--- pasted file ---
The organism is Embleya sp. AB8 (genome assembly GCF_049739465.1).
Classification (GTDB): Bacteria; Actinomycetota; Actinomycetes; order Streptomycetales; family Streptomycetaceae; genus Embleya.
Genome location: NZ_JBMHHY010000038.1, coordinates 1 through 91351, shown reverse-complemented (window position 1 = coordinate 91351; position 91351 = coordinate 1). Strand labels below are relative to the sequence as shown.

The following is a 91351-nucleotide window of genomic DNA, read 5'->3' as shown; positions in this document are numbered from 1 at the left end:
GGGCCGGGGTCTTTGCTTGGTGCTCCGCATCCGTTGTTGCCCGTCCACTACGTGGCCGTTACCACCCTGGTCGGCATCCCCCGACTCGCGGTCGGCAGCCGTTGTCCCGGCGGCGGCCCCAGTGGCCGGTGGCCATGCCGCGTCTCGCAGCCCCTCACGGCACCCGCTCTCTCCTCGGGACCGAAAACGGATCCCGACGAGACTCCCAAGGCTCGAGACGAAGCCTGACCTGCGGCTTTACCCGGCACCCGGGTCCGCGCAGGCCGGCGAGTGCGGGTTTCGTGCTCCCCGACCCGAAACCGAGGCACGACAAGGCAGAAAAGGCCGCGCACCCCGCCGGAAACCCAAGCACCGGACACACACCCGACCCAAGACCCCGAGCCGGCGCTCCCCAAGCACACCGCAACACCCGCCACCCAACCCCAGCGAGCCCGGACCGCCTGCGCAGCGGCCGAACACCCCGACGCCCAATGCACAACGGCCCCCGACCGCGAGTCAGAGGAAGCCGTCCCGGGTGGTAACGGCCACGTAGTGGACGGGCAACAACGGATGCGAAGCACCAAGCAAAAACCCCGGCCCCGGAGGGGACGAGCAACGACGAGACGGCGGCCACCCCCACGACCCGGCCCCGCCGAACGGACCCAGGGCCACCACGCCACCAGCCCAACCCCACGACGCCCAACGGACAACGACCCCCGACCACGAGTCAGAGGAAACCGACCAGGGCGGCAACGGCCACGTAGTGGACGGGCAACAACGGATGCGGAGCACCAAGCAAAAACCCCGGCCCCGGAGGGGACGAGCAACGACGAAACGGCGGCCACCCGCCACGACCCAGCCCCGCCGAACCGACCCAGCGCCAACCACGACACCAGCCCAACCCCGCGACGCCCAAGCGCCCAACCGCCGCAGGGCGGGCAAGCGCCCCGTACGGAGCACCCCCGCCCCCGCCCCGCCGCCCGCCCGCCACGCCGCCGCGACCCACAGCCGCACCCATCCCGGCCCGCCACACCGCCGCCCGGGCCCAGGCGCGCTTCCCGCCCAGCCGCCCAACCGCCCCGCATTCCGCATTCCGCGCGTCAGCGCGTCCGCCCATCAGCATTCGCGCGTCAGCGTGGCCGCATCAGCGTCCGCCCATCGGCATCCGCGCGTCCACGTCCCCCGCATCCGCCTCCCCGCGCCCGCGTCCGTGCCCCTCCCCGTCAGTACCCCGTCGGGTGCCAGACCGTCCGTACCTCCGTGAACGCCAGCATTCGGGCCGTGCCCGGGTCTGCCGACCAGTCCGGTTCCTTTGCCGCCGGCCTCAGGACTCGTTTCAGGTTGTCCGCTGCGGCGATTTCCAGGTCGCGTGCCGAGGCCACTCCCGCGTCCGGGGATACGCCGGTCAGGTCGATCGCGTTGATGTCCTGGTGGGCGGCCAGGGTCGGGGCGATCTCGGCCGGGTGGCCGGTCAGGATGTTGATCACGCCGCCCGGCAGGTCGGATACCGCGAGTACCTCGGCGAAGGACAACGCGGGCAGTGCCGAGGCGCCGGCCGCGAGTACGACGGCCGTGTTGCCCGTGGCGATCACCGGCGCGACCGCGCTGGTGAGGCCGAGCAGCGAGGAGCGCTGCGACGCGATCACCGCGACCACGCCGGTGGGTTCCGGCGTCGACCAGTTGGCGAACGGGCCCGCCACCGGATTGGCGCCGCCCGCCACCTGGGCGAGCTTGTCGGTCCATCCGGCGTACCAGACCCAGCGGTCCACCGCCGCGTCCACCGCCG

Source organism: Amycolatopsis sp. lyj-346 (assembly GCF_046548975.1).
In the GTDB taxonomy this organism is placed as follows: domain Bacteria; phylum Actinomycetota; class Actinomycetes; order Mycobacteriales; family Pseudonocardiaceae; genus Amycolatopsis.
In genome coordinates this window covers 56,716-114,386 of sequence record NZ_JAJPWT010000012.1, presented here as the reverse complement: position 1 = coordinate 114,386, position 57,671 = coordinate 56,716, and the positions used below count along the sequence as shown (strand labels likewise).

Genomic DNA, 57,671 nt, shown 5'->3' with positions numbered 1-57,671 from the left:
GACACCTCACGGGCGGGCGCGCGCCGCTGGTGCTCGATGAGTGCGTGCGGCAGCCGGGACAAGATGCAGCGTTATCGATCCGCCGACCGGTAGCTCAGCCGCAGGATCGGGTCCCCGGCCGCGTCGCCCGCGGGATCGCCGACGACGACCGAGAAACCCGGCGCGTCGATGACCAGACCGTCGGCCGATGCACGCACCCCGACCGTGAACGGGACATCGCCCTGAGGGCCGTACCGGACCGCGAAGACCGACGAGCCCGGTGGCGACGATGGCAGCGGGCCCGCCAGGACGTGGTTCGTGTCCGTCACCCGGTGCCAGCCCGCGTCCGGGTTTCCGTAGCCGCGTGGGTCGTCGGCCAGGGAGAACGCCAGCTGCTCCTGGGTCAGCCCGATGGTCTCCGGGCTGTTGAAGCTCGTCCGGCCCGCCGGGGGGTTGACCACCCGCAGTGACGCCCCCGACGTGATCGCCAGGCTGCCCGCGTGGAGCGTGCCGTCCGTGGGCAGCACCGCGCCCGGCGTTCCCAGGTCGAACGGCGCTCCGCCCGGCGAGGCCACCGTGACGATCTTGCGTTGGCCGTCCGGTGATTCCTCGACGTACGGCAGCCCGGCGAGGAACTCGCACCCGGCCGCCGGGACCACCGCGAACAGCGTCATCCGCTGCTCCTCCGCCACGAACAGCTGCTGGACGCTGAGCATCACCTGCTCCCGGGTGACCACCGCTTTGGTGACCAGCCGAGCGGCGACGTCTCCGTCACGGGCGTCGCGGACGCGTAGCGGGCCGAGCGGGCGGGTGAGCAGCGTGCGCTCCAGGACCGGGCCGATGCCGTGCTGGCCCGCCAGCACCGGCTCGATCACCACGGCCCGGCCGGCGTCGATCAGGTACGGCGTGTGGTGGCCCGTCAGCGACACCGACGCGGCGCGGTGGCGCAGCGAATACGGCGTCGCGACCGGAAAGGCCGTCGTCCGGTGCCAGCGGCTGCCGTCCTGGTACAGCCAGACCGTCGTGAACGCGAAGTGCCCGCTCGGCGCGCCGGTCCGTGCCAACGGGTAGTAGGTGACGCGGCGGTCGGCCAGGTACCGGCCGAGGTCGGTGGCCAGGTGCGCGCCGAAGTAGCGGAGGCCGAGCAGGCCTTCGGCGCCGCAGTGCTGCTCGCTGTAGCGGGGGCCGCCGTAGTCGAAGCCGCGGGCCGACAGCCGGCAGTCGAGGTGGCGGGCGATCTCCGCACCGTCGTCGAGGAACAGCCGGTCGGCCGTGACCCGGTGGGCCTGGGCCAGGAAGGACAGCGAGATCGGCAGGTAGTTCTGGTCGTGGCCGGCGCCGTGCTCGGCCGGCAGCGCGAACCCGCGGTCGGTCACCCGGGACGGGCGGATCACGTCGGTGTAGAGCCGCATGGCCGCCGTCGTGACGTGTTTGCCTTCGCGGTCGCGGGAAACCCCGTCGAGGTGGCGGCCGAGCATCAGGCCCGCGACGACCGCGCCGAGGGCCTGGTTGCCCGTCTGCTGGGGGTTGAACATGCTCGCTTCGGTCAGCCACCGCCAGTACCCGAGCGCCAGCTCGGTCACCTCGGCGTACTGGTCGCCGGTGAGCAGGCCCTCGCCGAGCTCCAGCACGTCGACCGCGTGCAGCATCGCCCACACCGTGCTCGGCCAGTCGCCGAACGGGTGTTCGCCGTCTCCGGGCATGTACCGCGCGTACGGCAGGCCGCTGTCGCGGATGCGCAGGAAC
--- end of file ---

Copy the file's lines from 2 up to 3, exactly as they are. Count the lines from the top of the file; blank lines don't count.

Classification (GTDB): Bacteria; Actinomycetota; Actinomycetes; order Streptomycetales; family Streptomycetaceae; genus Embleya.
Genome location: NZ_JBMHHY010000038.1, coordinates 1 through 91351, shown reverse-complemented (window position 1 = coordinate 91351; position 91351 = coordinate 1). Strand labels below are relative to the sequence as shown.